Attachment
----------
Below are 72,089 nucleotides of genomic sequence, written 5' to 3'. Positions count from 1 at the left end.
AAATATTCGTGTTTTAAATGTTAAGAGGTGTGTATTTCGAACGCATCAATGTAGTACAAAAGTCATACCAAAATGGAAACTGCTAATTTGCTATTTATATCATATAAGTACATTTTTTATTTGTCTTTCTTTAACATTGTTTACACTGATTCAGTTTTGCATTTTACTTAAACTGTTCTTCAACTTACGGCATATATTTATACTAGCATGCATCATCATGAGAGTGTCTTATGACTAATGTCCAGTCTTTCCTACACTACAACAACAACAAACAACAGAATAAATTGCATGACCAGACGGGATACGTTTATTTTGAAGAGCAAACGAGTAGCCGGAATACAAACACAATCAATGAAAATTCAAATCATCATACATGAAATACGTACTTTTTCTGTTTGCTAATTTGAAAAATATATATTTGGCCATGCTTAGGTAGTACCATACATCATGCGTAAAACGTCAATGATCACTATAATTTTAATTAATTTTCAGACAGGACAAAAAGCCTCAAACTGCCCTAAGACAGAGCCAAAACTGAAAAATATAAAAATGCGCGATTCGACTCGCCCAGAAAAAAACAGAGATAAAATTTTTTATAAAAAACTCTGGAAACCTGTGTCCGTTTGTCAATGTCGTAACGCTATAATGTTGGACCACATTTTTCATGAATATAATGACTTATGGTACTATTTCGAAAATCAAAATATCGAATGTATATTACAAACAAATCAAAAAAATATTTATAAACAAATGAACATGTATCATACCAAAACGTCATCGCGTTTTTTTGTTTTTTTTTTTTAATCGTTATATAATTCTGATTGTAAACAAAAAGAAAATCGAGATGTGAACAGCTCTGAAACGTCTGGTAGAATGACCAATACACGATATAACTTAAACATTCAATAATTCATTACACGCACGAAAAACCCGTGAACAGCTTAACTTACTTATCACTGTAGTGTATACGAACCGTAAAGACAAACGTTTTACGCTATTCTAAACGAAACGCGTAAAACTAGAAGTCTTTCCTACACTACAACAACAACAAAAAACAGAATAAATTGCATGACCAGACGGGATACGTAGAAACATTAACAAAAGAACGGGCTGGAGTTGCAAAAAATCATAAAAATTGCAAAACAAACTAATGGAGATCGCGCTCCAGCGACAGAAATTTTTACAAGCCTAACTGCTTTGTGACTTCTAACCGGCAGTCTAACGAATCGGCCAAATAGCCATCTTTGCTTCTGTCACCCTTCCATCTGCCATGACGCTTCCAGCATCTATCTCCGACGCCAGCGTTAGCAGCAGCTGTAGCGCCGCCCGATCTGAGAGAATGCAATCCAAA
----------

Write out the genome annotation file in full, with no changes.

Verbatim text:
Below are 72,089 nucleotides of genomic sequence, written 5' to 3'. Positions count from 1 at the left end.
AAATATTCGTGTTTTAAATGTTAAGAGGTGTGTATTTCGAACGCATCAATGTAGTACAAAAGTCATACCAAAATGGAAACTGCTAATTTGCTATTTATATCATATAAGTACATTTTTTATTTGTCTTTCTTTAACATTGTTTACACTGATTCAGTTTTGCATTTTACTTAAACTGTTCTTCAACTTACGGCATATATTTATACTAGCATGCATCATCATGAGAGTGTCTTATGACTAATGTCCAGTCTTTCCTACACTACAACAACAACAAACAACAGAATAAATTGCATGACCAGACGGGATACGTTTATTTTGAAGAGCAAACGAGTAGCCGGAATACAAACACAATCAATGAAAATTCAAATCATCATACATGAAATACGTACTTTTTCTGTTTGCTAATTTGAAAAATATATATTTGGCCATGCTTAGGTAGTACCATACATCATGCGTAAAACGTCAATGATCACTATAATTTTAATTAATTTTCAGACAGGACAAAAAGCCTCAAACTGCCCTAAGACAGAGCCAAAACTGAAAAATATAAAAATGCGCGATTCGACTCGCCCAGAAAAAAACAGAGATAAAATTTTTTATAAAAAACTCTGGAAACCTGTGTCCGTTTGTCAATGTCGTAACGCTATAATGTTGGACCACATTTTTCATGAATATAATGACTTATGGTACTATTTCGAAAATCAAAATATCGAATGTATATTACAAACAAATCAAAAAAATATTTATAAACAAATGAACATGTATCATACCAAAACGTCATCGCGTTTTTTTGTTTTTTTTTTTTAATCGTTATATAATTCTGATTGTAAACAAAAAGAAAATCGAGATGTGAACAGCTCTGAAACGTCTGGTAGAATGACCAATACACGATATAACTTAAACATTCAATAATTCATTACACGCACGAAAAACCCGTGAACAGCTTAACTTACTTATCACTGTAGTGTATACGAACCGTAAAGACAAACGTTTTACGCTATTCTAAACGAAACGCGTAAAACTAGAAGTCTTTCCTACACTACAACAACAACAAAAAACAGAATAAATTGCATGACCAGACGGGATACGTAGAAACATTAACAAAAGAACGGGCTGGAGTTGCAAAAAATCATAAAAATTGCAAAACAAACTAATGGAGATCGCGCTCCAGCGACAGAAATTTTTACAAGCCTAACTGCTTTGTGACTTCTAACCGGCAGTCTAACGAATCGGCCAAATAGCCATCTTTGCTTCTGTCACCCTTCCATCTGCCATGACGCTTCCAGCATCTATCTCCGACGCCAGCGTTAGCAGCAGCTGTAGCGCCGCCCGATCTGAGAGAATGCAATCCAAA